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How to create a better reading experience: Personalisation via secure single sign-on

AvatarBy Beth Rutter
Category - Blog

Tuesday 16th January 2018

Publishers, platform providers, and other teams that deliver content services to readers spend a great deal of time and effort in designing for the optimal user experience.

To help readers discover and digest relevant content, publishers have developed services that:

  • Allow easier access to their search and browsing history
  • Make recommendations based on their area of interest
  • Enable readers to annotate content

User-focused resources have a key feature in common: the ability to connect preferences and behaviour to individual readers’ accounts so that individuals can return across different sessions. Ultimately these services can lead to higher engagement and satisfaction as readers return to personalised resources much more frequently.

While IP-based access provides a simple way for readers to view subscribed digital content, personalisation options are very limited. The platforms they use can track their access back to an institution or department, but not to a specific individual. This represents the difference between displaying article recommendations based on an entire research team’s browsing history, versus being able to target papers to a specific researcher’s search history. And if readers want personalisation features they would need to create separate user accounts for each publisher resource they subscribe to.

By implementing federated single sign-on (SSO) solutions such as OpenAthens, publishers can make personalisation an automatic feature within their platform. This is because each reader is treated as an individual, whilst protecting their identity via a non-personally identifiable unique ID. Readers can log-in and benefit from personalisation features using just one access method without the need to create multiple accounts.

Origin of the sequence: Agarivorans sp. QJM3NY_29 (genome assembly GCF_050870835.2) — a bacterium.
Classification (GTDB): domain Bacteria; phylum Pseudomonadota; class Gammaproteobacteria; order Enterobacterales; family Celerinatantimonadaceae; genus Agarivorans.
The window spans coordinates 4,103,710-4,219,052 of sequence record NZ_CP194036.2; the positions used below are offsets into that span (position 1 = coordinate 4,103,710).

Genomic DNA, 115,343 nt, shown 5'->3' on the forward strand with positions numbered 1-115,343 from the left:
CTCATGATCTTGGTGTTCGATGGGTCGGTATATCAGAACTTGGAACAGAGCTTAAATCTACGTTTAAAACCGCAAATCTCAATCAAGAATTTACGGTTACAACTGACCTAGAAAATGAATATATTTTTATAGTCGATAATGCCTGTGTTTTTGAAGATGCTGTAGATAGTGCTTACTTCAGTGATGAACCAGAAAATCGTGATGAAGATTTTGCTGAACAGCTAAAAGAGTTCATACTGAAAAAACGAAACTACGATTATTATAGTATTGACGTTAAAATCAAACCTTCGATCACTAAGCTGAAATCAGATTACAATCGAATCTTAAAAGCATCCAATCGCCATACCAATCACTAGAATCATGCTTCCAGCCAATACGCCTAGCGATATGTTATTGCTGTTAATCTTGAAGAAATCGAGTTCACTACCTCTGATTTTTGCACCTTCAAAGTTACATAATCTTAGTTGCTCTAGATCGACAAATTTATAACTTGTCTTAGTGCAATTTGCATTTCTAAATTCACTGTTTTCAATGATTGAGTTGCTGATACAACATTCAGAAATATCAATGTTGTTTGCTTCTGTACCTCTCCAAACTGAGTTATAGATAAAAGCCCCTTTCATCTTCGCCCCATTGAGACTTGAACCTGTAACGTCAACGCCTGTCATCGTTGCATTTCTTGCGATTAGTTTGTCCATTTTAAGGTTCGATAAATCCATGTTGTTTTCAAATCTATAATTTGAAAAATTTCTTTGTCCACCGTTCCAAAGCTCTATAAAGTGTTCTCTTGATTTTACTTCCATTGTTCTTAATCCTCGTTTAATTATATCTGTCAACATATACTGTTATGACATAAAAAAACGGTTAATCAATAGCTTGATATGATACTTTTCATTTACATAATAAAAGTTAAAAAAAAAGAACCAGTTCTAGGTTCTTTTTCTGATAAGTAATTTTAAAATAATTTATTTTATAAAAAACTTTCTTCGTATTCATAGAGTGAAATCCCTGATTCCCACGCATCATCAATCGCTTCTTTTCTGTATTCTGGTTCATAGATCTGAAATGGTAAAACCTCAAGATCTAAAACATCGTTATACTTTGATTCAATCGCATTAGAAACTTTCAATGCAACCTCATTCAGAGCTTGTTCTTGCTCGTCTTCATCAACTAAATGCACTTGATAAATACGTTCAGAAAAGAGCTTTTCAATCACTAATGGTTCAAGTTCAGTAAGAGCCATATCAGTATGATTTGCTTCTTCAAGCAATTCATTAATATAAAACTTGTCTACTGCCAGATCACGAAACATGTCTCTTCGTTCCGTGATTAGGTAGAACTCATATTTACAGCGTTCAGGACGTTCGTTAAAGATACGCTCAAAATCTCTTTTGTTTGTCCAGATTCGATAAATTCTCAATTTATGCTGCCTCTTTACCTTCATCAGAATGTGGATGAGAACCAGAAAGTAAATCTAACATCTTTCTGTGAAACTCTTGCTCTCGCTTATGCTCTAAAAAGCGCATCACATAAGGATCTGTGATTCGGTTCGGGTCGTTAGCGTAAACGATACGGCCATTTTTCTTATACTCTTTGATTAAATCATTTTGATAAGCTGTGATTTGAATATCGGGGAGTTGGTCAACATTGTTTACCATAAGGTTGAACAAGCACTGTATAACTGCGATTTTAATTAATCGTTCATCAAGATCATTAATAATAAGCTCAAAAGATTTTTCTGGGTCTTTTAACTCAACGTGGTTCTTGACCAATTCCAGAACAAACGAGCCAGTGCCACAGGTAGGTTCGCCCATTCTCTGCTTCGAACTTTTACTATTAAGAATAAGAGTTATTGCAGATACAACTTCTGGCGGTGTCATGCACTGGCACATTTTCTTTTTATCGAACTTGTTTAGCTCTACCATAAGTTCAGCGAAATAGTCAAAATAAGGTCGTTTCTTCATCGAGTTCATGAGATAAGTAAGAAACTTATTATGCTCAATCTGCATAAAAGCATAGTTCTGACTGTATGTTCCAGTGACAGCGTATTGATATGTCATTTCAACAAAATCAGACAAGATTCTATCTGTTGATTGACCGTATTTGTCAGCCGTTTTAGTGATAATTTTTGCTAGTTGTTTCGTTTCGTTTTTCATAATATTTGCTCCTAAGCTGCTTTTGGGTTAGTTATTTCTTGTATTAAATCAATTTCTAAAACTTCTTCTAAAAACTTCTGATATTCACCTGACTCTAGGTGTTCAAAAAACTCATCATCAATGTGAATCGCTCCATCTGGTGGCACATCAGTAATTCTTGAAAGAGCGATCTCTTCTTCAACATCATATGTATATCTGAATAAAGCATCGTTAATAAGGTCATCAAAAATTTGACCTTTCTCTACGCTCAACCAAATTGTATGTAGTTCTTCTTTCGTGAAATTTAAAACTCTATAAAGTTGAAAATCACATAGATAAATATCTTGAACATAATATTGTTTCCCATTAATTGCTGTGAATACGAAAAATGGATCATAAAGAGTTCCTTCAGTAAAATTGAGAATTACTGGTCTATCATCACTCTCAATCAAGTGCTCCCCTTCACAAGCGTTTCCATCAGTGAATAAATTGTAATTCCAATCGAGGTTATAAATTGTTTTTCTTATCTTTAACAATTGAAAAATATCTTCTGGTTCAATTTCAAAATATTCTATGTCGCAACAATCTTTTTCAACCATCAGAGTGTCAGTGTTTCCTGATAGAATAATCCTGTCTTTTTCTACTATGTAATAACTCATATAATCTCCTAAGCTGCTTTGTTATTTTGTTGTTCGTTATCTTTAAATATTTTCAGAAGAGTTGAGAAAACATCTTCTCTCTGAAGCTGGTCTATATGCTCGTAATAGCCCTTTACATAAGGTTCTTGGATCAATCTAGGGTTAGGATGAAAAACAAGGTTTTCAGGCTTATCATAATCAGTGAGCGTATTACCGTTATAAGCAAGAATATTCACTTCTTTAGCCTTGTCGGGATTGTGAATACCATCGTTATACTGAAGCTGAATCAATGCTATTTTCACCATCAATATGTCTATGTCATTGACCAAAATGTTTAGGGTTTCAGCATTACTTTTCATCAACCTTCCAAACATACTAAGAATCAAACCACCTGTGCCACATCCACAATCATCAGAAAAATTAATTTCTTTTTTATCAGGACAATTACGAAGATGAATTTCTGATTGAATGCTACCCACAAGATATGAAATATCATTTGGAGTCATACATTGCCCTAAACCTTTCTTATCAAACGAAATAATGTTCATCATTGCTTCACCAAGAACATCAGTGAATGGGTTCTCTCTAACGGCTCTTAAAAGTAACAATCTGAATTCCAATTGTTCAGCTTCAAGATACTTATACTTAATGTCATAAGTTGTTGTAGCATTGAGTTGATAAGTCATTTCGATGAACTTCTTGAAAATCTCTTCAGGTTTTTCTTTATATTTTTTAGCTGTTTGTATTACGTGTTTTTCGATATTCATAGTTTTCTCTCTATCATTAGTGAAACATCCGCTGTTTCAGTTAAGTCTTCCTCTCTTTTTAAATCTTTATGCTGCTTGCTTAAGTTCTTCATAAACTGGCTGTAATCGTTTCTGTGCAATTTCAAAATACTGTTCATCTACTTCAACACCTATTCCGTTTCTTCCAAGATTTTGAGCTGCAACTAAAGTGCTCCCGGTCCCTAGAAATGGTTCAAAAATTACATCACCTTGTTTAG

This allows you to customise the readers experience to a much higher degree and present highly-relevant content based on the reader’s individual history and browsing context. For example, as well as saving an individual’s search results and basing recommendations on the resources they’ve used, a publisher can identify the academic department a reader is affiliated with and highlight additional resources that are available to them through their institution.

This enriched experience offered by federated SSO solutions has clear benefits for the user, and has been demonstrated by publisher experiences. For example, following adoption of OpenAthens, IEEE saw IP recognition-based access to their resources fall by more than 45%. Other publishers such as Elsevier and ProQuest have taken full advantage of SSO-based personalisation features for resources such as ScienceDirect and Refworks.

You can find out more about personalisation at our webinar ‘Are you giving your users the best online experience?’ on Thursday 15 February. Register here for free!

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